Lothian representative Andy Wightman MSP said he has been “inundated” with correspondence from constituents concerned about the loss of housing supply and an increase in anti-social behaviour.
The MSP has already warned that on current trends half the homes in the EH1 postcode will be holiday lets within a generation.
Research published by the Scottish Green Party shows that 83% of short-term lets in Edinburgh declared for non-domestic rates have a rateable value below £15,000 and are therefore not liable for non-domestic rates. This would bring in more than £6m in tax.
In addition, a property that is let for more than 140 days is liable for business rates rather than council tax but only half such properties are declared – accounting for £4m in taxes.
If a property has a rateable value of less than £15,000, the Scottish Government provides 100% relief under the Small Business Bonus Scheme.
Andy Wightman MSP said: “It is disappointing that the Scottish Government has not conducted an economic impact assessment of the Small Business Bonus Scheme in the ten years of its existence. There is no justification for short term lets being exempted from paying £10.6m in taxes to help meet the considerable costs of public services in Edinburgh. Thanks to this scheme and the failure to declare properties as short-term lets, landlords, many of whom are overseas investors, profit from these services without contributing a penny.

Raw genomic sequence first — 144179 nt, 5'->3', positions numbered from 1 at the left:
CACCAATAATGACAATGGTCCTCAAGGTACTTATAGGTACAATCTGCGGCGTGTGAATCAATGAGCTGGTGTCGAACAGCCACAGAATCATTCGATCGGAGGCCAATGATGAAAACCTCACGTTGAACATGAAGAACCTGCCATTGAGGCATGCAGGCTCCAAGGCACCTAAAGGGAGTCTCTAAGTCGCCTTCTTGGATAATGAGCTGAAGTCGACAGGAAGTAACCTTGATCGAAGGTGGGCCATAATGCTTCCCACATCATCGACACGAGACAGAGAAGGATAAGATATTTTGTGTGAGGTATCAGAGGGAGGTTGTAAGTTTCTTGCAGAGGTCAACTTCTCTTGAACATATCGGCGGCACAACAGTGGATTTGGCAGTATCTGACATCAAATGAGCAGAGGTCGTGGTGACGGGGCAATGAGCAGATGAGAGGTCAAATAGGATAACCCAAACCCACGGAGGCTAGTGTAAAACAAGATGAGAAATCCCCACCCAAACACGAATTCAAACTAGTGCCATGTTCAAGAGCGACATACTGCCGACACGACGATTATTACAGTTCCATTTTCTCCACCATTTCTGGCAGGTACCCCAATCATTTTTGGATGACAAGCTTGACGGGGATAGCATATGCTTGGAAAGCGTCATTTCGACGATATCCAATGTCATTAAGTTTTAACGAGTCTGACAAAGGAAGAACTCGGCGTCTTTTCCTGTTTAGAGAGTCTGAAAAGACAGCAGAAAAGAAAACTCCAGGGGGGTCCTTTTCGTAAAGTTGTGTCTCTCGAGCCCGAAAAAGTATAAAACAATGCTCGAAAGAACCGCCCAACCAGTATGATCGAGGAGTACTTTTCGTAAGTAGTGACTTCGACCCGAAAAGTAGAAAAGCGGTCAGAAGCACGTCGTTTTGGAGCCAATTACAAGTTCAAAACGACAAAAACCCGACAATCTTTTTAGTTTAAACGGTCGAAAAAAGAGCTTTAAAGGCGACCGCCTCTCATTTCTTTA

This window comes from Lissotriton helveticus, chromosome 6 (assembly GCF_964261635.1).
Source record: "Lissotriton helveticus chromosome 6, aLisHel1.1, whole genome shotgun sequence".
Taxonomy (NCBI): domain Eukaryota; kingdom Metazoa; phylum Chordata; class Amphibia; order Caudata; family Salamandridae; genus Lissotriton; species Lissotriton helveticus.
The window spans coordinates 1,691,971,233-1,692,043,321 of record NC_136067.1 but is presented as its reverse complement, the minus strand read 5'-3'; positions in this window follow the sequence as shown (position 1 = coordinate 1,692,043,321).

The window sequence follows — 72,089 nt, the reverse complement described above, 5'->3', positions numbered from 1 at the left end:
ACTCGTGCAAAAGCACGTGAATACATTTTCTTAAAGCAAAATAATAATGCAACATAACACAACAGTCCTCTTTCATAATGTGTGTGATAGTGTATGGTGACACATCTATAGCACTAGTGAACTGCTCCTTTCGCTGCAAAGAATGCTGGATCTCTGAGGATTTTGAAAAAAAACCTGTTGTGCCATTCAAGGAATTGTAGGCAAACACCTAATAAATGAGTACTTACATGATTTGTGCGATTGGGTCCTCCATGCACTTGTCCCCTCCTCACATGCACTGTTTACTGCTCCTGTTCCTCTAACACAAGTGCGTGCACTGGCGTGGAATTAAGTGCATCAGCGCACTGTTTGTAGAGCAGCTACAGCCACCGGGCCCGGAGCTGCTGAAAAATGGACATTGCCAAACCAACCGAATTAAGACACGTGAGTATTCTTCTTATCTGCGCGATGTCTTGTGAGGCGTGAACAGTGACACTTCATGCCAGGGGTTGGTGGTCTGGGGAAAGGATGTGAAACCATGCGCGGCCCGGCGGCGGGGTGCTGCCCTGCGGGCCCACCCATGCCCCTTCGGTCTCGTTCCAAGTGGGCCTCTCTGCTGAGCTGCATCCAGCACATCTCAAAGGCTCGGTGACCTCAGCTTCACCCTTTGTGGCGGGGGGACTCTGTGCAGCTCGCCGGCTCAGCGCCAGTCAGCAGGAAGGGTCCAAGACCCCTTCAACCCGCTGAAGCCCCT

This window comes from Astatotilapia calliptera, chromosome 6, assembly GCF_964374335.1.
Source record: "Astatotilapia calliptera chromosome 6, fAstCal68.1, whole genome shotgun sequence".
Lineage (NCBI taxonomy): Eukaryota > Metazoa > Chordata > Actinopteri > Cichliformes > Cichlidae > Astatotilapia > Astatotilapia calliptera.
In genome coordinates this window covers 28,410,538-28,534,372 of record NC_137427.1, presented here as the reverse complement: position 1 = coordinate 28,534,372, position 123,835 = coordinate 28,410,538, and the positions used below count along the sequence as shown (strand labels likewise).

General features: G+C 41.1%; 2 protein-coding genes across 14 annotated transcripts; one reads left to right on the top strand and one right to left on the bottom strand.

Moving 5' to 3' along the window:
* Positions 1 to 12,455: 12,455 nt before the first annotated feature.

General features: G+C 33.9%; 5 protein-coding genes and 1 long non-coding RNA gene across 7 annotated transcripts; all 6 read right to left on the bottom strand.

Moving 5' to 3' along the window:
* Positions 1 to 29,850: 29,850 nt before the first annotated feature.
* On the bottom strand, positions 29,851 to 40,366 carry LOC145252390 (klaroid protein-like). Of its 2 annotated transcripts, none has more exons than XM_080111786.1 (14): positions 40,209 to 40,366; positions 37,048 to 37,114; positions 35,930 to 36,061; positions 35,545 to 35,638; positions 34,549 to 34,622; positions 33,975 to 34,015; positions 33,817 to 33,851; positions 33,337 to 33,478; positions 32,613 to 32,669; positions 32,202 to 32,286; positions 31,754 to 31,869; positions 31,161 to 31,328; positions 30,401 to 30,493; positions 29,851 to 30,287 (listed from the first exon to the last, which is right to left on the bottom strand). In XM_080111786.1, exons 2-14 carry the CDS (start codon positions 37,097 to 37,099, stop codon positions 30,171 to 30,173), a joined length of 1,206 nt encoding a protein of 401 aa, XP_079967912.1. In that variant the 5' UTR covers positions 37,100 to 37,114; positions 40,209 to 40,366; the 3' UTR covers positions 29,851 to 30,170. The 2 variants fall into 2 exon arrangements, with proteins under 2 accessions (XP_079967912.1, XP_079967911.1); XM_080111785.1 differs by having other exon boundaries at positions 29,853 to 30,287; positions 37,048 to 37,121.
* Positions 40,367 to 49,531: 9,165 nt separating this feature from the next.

“I have been inundated by constituents concerned that the growth of holiday lets is causing more anti-social behaviour and denies people access to good quality housing for long term rent. It is time to bring short-term lets under fully into the planning system and give the council the powers to protect the availability of residential accommodation for the citizens of the city.”
The Scottish Government said: “We are aware of the position regarding holiday lets and have published research on the supply and demand for short-term lets.
“The research was commissioned to inform the work of our expert advisory panel on the collaborative economy who are due to report to ministers by the end of the year.”